TyBot is an autonomous rebar tying robot that delivers huge productivity gains

Advanced Construction Robotics Ty Bot“This is not science fiction,” said Advanced Construction Robotics co-founder and president Jeremy Searock. He’s near the back of the Las Vegas Convention Center’s North Hall and standing in front of TyBot, speaking to show attendees gathered in curiosity around his machine. As the name suggests it’s an autonomous rebar tying robot.

“This is a real product that you can buy right now.”

Check out all the details and see the TyBot in action in this video, or read on below.

While autonomy is still in its infancy and has yet to prove to most people that it can be scaled in the real world, Searock compares the work being done there and in robotics to the dawn of a new industrial revolution. He says that construction work in particular is on the verge of a massive transformation thanks to robotics.

“The original Industrial Revolution gave us modern construction equipment through electricity, motors and combustion engines,” Searock says. “You did work the way you did it before, but you added electricity and engines in order to do the same business in a different way. That led to a huge disruption in the world for the better.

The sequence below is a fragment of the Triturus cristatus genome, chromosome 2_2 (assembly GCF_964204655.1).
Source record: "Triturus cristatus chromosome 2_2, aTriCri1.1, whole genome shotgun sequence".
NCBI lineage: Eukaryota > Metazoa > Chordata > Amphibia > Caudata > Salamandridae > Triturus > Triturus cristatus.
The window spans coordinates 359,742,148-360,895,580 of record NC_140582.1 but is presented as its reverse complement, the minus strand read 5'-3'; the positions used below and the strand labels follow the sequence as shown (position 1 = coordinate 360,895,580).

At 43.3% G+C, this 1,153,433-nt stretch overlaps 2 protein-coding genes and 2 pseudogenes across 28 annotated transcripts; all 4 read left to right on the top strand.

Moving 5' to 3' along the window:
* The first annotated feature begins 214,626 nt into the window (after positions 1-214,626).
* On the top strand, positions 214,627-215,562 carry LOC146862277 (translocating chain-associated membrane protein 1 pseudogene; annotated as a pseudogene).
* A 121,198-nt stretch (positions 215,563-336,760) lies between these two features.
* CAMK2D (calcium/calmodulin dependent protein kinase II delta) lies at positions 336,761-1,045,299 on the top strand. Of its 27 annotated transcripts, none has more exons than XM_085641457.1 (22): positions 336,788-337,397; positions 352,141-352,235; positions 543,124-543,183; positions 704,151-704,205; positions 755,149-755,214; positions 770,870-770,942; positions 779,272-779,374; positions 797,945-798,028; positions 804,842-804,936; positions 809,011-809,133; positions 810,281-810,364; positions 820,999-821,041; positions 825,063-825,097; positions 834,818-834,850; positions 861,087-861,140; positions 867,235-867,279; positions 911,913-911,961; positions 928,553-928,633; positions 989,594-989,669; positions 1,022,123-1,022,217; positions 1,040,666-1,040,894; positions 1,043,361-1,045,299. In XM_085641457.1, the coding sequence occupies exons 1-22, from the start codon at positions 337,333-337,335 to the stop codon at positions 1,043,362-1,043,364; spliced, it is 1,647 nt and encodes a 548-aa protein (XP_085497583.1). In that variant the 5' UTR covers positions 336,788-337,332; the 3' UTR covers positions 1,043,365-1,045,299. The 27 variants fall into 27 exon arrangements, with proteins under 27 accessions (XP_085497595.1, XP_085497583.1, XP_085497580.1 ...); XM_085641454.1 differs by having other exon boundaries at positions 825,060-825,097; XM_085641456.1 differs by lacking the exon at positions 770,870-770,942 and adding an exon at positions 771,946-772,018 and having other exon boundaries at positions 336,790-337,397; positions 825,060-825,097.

“I’m sure none of you guys want to go back to hand shoveling foundations,” he says to laughter and nodding heads.

Apart from getting the TyBot into position to start its work and telling it what direction you’d like it to work in (all done through a small remote control panel), the robot works completely autonomously.

In fact, the machine doesn’t even use BIM or plans of any sort to do its work. It can actually see the rebar using computer vision just like a human would see it.

ACR says the robot is capable of approximately 1,000 ties each hour, and can do the same amount of work that would normally require a crew of 6-8 workers. It has primarily been targeted at the bridge industry, but it’s now ready for any horizontal rebar work, Searock says.

So what’s it cost? Searock told us the machine is available for lease or for purchase. And while the leasing terms can be negotiated based on job size and other factors, Searock says a purchase will set you back $796,000. The good news is that most sites only need one.

Plus, because of the huge increases in productivity and the cost savings it provides, Searock says the typical return on investment companies are seeing is only around one year.

But ACR isn’t stopping at rebar tying. Searock tells us that the company plans to release another robot called IronBot that will carry and place rebar in 2021.

Searock says sites that use IronBot to install rebar and TyBot to tie, will see a 400-percent productivity increase, allowing you to do twice the amount of work in half the time.

Those are huge gains in an industry that Searock correctly notes has consistently ranked near the bottom among all major industries when it comes to productivity.